I was wondering if this coal miner’s light has much value. It uses carbide and is marked on the bottom, “Made in the USA, Auto-Lite, Universal Lamp Co.”
Thank you so very much,
Beverly, Sharps Chapel
Small carbide lamps were first used for bicycles in Europe and the U.S. around 1900. The Universal Company made carbide lamps from 1913 to 1960. Traditional-style spelunkers (cavers) collect and use restored models. Lamps like yours sell online for $15 to $65 each, depending on quality. I found a pristine lamp with its original box offered at $90.
This three-dimensional shadowbox bowl of wax fruit belonged to my aunt, who inherited it from her aunt. It is in excellent condition. I would like to find a new home for it and wonder what it would sell for.
Marge, Beech Mountain, N.C.
Numerous wax arrangements in an oval frame and in the same half-bowl have sold recently. The amount paid is from $200 to $400 at auction. Most are described as 19th century. Because so many arrangements are on the market with the exact same gold frame and exact same gold-and-white bowl, it makes me think it’s from the early 20th century. I may regret this, but I’ll ask my readers to tell me if they have this exact shadowbox of wax fruit and, especially, when it was new.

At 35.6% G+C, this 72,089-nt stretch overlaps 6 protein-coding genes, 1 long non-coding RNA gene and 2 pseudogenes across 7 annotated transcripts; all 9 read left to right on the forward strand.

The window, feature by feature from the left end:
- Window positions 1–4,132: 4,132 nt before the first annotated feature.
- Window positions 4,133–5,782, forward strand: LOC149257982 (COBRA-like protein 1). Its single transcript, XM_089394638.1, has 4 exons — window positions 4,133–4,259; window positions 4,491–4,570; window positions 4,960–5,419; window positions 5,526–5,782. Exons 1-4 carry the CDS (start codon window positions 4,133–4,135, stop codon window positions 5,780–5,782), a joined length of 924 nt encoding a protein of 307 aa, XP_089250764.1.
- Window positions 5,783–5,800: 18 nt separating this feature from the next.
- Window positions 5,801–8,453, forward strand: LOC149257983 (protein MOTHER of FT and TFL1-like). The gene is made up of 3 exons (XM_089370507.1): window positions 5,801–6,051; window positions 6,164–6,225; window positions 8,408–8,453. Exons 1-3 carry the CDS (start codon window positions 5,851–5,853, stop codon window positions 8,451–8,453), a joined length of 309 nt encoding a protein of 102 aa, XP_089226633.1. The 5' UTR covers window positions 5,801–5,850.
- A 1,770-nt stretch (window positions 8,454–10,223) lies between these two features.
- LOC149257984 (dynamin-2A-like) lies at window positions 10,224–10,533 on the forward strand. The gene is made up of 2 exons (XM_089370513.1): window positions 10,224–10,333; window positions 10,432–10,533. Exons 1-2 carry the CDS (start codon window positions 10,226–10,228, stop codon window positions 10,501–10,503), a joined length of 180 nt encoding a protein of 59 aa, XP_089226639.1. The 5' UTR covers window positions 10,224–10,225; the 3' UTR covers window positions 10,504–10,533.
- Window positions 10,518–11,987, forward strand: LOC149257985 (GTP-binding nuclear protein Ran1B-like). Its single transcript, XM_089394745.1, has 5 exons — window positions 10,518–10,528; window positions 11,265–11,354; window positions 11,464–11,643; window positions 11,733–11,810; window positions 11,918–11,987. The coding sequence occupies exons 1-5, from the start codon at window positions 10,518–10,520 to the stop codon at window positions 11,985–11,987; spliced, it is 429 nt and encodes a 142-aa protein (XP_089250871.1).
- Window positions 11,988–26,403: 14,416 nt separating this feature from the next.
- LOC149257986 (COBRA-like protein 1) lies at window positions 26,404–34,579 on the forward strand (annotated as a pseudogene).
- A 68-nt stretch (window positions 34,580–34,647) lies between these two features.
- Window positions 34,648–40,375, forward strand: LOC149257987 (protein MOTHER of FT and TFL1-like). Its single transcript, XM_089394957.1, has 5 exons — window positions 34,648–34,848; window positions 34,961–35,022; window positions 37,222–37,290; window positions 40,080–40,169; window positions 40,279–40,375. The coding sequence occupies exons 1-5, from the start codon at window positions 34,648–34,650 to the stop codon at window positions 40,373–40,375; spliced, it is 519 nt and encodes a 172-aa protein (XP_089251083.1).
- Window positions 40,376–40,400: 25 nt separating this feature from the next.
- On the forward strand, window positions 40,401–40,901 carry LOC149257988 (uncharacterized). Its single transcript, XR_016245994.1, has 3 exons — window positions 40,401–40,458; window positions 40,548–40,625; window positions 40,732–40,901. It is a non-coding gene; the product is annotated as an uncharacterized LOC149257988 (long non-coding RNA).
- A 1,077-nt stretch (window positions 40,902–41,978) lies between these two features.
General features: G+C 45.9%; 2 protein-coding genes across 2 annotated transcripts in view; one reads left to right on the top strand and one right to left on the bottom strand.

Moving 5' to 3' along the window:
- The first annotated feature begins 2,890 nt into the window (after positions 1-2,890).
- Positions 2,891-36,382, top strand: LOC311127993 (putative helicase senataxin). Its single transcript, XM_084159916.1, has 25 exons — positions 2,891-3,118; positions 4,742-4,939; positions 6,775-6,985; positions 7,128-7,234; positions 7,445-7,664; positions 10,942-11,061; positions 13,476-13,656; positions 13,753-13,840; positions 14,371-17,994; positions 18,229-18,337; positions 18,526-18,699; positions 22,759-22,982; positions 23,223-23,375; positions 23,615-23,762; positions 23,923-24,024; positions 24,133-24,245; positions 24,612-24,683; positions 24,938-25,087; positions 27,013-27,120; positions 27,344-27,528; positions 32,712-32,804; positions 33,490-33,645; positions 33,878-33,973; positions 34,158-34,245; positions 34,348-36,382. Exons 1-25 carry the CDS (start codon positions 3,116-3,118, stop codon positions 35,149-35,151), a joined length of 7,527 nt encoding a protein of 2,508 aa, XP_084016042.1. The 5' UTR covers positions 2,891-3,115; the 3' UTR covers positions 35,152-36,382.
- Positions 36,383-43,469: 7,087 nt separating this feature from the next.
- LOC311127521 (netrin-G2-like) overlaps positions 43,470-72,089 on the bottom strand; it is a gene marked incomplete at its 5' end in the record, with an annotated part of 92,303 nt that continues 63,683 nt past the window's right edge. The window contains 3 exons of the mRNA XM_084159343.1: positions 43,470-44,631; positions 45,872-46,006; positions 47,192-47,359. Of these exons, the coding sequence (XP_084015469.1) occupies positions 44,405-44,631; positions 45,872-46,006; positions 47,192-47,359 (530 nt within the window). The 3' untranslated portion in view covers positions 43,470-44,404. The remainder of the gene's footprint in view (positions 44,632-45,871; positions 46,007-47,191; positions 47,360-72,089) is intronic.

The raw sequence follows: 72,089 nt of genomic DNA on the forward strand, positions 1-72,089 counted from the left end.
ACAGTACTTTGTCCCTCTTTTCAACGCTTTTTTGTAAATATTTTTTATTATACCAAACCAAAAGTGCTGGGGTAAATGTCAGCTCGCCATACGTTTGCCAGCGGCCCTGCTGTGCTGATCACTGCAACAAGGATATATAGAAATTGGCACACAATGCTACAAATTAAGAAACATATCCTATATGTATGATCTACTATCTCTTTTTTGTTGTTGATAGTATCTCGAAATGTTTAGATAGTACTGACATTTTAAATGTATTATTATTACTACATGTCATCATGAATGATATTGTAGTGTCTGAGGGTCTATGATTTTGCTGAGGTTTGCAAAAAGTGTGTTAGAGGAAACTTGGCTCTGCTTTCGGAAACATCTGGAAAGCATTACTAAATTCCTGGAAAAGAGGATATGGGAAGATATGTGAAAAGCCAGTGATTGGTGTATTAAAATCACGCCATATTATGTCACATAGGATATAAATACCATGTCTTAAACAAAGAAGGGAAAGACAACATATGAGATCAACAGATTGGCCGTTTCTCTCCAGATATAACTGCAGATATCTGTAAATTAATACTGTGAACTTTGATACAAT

I acquired this piece (2 feet tall) at auction in Chattanooga about 12 years ago, where it was listed as “Copper-lined tobacco chest made in Chattanooga.” The sticker on the back indicates “Tennessee Red Cedar & Novelty Company, Chattanooga, TN.” I do not recall what I paid for it, but there was more spirited bidding than I anticipated — probably because it was a local piece.
What can you tell me about the manufacturer and the piece itself, including age and value?
Apparently, Tennessee Red Cedar and Novelty Company made small furniture pieces and accessories. In addition to your little humidor, it produced half tables and small cedar boxes. It provided the lumber and craftsmen to produce Cavalier cedar chests in 1923. It’s this association and product for which the company is best known.
Because summers can be moist in Southern homes, humidors were a preferred place to keep matches and tobacco dry. Certainly, a covered box would work, but a designated stand is even better.
I know you didn’t ask, but everyone else will want to know: Similar humidors sell for $100 to $165.